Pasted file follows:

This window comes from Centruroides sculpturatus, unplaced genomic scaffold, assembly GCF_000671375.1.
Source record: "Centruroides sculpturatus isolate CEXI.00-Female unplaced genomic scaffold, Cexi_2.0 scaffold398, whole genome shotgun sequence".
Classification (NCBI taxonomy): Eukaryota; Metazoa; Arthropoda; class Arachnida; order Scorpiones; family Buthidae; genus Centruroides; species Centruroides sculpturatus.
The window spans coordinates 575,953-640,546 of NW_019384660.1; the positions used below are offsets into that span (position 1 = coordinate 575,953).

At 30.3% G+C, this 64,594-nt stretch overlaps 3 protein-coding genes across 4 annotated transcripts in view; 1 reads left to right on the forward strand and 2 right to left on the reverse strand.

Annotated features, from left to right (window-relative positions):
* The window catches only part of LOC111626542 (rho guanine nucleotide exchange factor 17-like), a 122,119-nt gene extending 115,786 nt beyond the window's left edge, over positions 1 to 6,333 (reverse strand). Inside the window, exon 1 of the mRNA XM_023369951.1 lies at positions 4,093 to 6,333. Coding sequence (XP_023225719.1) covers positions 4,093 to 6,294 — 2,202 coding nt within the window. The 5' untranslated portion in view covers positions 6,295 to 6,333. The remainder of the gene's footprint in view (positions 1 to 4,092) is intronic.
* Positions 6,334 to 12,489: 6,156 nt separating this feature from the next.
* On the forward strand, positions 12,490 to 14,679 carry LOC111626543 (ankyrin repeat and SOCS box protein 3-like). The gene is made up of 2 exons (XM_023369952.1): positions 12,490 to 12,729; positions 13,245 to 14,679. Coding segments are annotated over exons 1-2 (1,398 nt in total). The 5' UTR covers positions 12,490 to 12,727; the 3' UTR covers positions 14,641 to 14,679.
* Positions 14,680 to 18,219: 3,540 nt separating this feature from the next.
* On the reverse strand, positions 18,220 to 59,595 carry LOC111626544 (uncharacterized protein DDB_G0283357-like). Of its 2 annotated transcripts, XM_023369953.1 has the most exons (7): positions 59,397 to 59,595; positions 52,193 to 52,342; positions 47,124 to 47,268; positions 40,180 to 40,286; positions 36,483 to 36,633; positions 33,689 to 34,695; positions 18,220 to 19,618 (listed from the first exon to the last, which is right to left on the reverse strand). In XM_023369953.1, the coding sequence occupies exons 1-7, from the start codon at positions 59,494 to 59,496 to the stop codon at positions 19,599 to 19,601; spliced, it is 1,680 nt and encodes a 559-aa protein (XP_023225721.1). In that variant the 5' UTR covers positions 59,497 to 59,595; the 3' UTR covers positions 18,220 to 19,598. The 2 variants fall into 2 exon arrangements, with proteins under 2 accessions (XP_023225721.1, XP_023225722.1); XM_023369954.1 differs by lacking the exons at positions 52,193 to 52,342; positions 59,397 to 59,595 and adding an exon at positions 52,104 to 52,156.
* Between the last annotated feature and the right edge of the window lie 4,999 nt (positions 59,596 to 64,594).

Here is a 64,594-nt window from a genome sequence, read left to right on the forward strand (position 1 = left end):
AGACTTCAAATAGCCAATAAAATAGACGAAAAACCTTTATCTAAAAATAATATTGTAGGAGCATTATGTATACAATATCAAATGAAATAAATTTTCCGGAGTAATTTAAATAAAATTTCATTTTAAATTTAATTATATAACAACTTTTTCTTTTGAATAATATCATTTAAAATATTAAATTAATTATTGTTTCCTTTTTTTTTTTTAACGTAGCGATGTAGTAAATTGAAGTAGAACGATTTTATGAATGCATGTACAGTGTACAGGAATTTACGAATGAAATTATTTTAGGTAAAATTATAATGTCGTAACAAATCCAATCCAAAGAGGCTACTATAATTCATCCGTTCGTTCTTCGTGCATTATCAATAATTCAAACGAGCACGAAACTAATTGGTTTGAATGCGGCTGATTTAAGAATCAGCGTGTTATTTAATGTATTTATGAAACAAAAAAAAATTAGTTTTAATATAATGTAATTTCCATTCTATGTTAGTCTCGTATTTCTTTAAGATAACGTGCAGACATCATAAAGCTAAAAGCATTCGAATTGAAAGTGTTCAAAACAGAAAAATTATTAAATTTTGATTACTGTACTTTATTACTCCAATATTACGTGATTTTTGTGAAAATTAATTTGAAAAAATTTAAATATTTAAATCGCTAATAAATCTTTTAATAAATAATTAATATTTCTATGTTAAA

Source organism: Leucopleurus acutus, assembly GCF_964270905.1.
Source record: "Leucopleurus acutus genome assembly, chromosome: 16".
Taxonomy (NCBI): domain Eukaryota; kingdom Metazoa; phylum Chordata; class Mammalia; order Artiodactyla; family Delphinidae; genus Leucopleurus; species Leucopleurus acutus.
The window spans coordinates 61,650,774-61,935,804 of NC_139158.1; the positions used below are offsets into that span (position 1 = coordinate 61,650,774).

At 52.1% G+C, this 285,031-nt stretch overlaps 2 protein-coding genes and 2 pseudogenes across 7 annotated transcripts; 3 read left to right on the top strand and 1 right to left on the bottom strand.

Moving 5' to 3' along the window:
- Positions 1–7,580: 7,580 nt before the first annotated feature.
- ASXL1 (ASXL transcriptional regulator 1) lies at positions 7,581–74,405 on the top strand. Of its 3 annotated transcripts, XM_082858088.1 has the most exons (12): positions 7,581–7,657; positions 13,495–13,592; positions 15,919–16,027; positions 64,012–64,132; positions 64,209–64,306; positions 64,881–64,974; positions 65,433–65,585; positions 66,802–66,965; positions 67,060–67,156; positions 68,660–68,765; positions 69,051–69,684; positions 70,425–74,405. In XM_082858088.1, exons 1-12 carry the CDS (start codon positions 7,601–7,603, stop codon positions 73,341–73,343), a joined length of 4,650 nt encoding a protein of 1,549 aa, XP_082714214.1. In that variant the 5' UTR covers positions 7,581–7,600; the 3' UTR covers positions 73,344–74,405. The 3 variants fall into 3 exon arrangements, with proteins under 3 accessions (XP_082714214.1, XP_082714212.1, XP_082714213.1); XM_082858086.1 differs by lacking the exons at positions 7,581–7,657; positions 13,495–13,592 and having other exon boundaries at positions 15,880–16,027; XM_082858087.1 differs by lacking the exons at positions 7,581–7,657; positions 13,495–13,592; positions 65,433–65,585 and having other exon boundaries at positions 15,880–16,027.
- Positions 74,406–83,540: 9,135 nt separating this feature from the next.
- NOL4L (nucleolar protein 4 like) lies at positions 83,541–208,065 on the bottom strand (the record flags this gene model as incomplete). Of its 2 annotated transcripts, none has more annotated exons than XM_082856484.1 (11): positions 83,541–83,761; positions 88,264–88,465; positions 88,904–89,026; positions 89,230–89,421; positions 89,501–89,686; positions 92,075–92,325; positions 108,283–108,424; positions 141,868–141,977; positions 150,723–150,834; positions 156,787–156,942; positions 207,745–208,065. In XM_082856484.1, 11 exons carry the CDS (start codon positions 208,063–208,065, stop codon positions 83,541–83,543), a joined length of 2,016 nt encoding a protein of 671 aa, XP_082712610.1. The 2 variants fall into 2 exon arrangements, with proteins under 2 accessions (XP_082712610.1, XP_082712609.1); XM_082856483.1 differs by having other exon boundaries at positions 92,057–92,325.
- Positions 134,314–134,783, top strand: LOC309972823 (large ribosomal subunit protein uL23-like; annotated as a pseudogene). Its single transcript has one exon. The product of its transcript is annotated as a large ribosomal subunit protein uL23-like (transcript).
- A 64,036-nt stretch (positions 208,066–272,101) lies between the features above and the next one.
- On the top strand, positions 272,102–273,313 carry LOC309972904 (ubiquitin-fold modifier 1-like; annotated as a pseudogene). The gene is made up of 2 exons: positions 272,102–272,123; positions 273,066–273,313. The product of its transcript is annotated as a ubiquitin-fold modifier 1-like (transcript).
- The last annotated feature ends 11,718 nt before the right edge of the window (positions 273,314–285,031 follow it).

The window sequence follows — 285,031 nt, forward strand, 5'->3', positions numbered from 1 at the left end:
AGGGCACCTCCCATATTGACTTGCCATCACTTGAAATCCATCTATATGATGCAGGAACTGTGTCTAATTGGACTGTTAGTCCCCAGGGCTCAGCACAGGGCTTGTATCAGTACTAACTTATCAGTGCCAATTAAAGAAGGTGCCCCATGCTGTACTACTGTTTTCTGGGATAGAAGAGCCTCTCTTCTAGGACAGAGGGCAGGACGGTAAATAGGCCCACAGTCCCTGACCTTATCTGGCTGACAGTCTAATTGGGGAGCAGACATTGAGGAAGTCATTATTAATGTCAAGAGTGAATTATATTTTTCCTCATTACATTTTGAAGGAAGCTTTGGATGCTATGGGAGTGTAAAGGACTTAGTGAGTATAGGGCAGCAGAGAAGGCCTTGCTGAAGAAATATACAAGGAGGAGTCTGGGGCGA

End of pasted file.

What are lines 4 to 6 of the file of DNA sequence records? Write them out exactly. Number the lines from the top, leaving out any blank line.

The window spans coordinates 575,953-640,546 of NW_019384660.1; the positions used below are offsets into that span (position 1 = coordinate 575,953).

At 30.3% G+C, this 64,594-nt stretch overlaps 3 protein-coding genes across 4 annotated transcripts in view; 1 reads left to right on the forward strand and 2 right to left on the reverse strand.

Annotated features, from left to right (window-relative positions):